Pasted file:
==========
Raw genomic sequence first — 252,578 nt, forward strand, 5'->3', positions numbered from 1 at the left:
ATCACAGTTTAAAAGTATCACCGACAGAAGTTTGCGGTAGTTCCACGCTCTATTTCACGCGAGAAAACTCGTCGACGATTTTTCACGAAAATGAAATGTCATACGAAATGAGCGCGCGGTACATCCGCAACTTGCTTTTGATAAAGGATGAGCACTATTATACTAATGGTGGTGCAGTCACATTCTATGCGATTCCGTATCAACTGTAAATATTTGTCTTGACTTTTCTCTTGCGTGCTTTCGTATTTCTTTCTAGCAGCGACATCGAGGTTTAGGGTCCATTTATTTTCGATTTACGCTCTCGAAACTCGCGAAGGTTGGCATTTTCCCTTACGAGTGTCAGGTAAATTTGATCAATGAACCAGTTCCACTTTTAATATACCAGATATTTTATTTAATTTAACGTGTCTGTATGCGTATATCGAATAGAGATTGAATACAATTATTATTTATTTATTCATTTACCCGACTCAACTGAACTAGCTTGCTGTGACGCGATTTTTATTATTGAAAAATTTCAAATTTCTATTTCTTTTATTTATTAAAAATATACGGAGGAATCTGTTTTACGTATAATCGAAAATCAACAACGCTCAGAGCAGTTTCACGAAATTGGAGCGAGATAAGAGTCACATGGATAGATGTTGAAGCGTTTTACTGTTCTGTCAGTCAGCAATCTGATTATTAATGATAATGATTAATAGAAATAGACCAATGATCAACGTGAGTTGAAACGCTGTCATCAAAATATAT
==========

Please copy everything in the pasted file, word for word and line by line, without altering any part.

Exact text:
Raw genomic sequence first — 252,578 nt, forward strand, 5'->3', positions numbered from 1 at the left:
ATCACAGTTTAAAAGTATCACCGACAGAAGTTTGCGGTAGTTCCACGCTCTATTTCACGCGAGAAAACTCGTCGACGATTTTTCACGAAAATGAAATGTCATACGAAATGAGCGCGCGGTACATCCGCAACTTGCTTTTGATAAAGGATGAGCACTATTATACTAATGGTGGTGCAGTCACATTCTATGCGATTCCGTATCAACTGTAAATATTTGTCTTGACTTTTCTCTTGCGTGCTTTCGTATTTCTTTCTAGCAGCGACATCGAGGTTTAGGGTCCATTTATTTTCGATTTACGCTCTCGAAACTCGCGAAGGTTGGCATTTTCCCTTACGAGTGTCAGGTAAATTTGATCAATGAACCAGTTCCACTTTTAATATACCAGATATTTTATTTAATTTAACGTGTCTGTATGCGTATATCGAATAGAGATTGAATACAATTATTATTTATTTATTCATTTACCCGACTCAACTGAACTAGCTTGCTGTGACGCGATTTTTATTATTGAAAAATTTCAAATTTCTATTTCTTTTATTTATTAAAAATATACGGAGGAATCTGTTTTACGTATAATCGAAAATCAACAACGCTCAGAGCAGTTTCACGAAATTGGAGCGAGATAAGAGTCACATGGATAGATGTTGAAGCGTTTTACTGTTCTGTCAGTCAGCAATCTGATTATTAATGATAATGATTAATAGAAATAGACCAATGATCAACGTGAGTTGAAACGCTGTCATCAAAATATAT